Georgina Downs
The Double Standards and Hypocrisy of the UK Government Over the ‘Nerve Agent’ Spy Poisoning
Dean Baker
Trump and the Federal Reserve
Colin Todhunter
The Strategy of Tension Towards Russia and the Push to Nuclear War
Kevin Zeese - Margaret Flowers
US Empire on Decline
Ralph Nader
Ahoy America, Give Trump a Taste of His Own Medicine Starting on Trump Imitation Day
Robert Dodge
Eliminate Nuclear Weapons by Divesting from Them
Laura Finley
Shame on You, Katy Perry
Weekend Edition
March 16, 2018
Friday - Sunday
Michael Uhl
The Tip of the Iceberg: My Lai Fifty Years On
Bruce E. Levine
School Shootings: Who to Listen to Instead of Mainstream Shrinks
Mel Goodman
Caveat Emptor: MSNBC and CNN Use CIA Apologists for False Commentary
Paul Street
The Obama Presidency Gets Some Early High Historiography
Kathy Deacon
Me, My Parents and Red Scares Long Gone
Jeffrey St. Clair
Roaming Charges: Rexless Abandon
Andrew Levine
Good Enemies Are Hard To Find: Therefore Worry
Jim Kavanagh
What to Expect From a Trump / Kim Summit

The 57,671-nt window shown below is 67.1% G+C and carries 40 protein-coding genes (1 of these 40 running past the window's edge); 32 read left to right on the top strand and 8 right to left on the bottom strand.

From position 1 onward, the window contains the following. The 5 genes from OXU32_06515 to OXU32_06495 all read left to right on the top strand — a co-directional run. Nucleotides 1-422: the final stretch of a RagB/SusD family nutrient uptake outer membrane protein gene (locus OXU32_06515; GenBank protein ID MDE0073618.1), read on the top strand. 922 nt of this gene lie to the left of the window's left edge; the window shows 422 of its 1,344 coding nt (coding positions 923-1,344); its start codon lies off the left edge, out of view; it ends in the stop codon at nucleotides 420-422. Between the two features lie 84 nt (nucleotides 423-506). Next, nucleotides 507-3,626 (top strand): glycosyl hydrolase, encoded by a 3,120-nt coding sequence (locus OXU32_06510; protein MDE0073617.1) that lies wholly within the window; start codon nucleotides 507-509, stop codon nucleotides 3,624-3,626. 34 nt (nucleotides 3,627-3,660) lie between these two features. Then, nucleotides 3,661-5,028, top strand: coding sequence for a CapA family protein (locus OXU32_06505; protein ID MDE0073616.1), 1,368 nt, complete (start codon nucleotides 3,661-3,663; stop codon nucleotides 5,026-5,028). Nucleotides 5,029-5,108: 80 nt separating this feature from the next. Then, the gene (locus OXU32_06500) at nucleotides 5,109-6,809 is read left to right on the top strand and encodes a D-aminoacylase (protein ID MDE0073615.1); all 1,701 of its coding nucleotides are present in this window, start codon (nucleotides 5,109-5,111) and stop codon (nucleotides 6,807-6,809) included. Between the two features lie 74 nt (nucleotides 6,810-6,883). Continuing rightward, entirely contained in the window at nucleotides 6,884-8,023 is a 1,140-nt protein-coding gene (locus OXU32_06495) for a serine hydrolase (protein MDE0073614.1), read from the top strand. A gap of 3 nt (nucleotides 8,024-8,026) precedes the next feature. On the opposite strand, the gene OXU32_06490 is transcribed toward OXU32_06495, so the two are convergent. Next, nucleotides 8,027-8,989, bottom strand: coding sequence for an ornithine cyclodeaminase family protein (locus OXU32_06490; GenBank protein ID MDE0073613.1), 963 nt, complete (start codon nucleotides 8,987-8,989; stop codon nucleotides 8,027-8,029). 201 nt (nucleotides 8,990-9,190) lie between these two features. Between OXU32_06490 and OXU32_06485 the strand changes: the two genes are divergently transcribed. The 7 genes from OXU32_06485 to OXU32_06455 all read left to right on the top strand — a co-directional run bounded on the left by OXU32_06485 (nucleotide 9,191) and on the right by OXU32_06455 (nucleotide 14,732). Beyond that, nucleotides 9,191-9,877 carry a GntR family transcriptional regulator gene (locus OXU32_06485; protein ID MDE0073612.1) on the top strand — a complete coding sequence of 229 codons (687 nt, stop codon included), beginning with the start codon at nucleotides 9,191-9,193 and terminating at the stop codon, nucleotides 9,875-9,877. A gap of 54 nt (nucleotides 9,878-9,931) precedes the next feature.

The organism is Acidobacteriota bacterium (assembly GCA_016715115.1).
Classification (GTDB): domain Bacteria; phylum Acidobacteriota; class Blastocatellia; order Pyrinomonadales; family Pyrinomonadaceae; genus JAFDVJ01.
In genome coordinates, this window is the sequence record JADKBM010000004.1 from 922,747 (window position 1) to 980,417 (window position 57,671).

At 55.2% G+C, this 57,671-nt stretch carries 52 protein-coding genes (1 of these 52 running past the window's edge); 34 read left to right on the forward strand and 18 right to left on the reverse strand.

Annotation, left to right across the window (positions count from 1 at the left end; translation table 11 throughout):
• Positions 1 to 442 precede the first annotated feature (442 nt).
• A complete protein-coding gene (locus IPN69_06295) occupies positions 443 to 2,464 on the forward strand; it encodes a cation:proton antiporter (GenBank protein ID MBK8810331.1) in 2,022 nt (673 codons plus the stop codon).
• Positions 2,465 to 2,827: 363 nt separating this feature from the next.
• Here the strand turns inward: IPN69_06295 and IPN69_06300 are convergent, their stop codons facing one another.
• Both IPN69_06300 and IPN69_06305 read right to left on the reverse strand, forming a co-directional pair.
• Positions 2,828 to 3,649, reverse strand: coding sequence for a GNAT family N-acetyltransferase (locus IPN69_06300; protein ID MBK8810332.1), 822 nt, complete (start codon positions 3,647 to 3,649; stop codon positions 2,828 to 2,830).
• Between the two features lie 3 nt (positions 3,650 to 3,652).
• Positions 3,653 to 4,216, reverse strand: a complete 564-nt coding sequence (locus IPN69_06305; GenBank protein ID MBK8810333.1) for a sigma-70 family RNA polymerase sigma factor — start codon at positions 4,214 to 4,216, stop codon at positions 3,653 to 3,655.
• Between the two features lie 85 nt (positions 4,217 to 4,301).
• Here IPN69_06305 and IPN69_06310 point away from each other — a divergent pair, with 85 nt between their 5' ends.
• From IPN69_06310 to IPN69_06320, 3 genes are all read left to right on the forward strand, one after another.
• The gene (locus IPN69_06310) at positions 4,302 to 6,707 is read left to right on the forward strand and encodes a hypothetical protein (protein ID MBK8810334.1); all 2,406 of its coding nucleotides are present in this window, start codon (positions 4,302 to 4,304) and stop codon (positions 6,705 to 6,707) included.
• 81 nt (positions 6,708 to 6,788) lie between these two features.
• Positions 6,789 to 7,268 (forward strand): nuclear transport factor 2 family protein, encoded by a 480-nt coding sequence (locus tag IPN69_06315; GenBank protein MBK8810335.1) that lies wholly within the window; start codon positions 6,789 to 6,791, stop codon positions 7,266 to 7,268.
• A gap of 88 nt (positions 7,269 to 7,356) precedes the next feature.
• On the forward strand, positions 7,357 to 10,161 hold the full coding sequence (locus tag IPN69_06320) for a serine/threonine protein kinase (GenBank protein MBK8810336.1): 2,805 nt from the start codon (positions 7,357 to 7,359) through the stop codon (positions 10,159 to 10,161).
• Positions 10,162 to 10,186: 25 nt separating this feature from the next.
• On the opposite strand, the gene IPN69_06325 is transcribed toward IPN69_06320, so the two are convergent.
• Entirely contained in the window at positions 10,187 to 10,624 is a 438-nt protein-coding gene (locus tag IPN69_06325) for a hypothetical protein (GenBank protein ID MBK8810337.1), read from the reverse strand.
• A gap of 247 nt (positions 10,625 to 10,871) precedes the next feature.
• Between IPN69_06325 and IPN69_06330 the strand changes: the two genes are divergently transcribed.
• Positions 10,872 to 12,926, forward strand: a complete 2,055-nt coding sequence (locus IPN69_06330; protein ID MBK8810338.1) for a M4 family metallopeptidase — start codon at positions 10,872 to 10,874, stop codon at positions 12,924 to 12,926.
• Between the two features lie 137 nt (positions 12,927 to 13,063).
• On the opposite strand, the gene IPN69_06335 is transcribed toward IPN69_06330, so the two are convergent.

Ron Jacobs
Trump and His Tariffs
Joshua Frank
Drenched in Crude: It’s an Oil Free For All, But That’s Not a New Thing
Gary Leupp
What If There Was No Collusion?
Matthew Stevenson
Why Vietnam Still Matters: Bernard Fall Dies on the Street Without Joy
Robert Fantina
Bad to Worse: Tillerson, Pompeo and Haspel
Brian Cloughley
Be Prepared, Iran, Because They Want to Destroy You
Richard Moser
What is Organizing?
Scott McLarty
Working Americans Need Independent Politics
Rohullah Naderi
American Gun Violence From an Afghan Perspective
Sharmini Peries - Michael Hudson
Why Trump’s Tariff Travesty Will Not Re-Industrialize the US
Ted Rall
Democrats Should Run on Impeachment
Robert Fisk
Will We Ever See Al Jazeera’s Investigation Into the Israel Lobby?
Kristine Mattis
Superunknown: Scientific Integrity Within the Academic and Media Industrial Complexes
John W. Whitehead
Say No to “Hardening” the Schools with Zero Tolerance Policies and Gun-Toting Cops
Edward Hunt
UN: US Attack On Syrian Civilians Violated International Law
Barbara Nimri Aziz
Iraq Outside History
Wilfred Burchett
Vietnam Will Win: The Long Hard Road
Victor Grossman
Germany: New Faces, Old Policies
Medea Benjamin - Nicolas J. S. Davies
The Iraq Death Toll 15 Years After the US Invasion
Binoy Kampmark
Amazon’s Initiative: Digital Assistants, Home Surveillance and Data
Chuck Collins
Business Leaders Agree: Inequality Hurts The Bottom Line
Jill Richardson
What We Talk About When We Talk About “Free Trade”
Eric Lerner – Jay Arena
A Spark to a Wider Fire: Movement Against Immigrant Detention in New Jersey
Negin Owliaei
Teachers Deserve a Raise: Here’s How to Fund It